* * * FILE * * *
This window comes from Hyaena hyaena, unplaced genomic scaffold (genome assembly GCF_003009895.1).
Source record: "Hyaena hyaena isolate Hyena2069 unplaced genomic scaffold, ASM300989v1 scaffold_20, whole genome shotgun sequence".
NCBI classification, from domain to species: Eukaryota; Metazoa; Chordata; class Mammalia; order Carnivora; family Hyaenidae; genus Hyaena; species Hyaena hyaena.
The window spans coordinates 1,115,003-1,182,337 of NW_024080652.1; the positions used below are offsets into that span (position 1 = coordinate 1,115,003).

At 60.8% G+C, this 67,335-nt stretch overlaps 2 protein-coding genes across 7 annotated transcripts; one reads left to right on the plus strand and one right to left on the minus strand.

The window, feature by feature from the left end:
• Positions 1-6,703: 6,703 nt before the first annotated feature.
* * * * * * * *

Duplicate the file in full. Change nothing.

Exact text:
This window comes from Hyaena hyaena, unplaced genomic scaffold (genome assembly GCF_003009895.1).
Source record: "Hyaena hyaena isolate Hyena2069 unplaced genomic scaffold, ASM300989v1 scaffold_20, whole genome shotgun sequence".
NCBI classification, from domain to species: Eukaryota; Metazoa; Chordata; class Mammalia; order Carnivora; family Hyaenidae; genus Hyaena; species Hyaena hyaena.
The window spans coordinates 1,115,003-1,182,337 of NW_024080652.1; the positions used below are offsets into that span (position 1 = coordinate 1,115,003).

At 60.8% G+C, this 67,335-nt stretch overlaps 2 protein-coding genes across 7 annotated transcripts; one reads left to right on the plus strand and one right to left on the minus strand.

The window, feature by feature from the left end:
• Positions 1-6,703: 6,703 nt before the first annotated feature.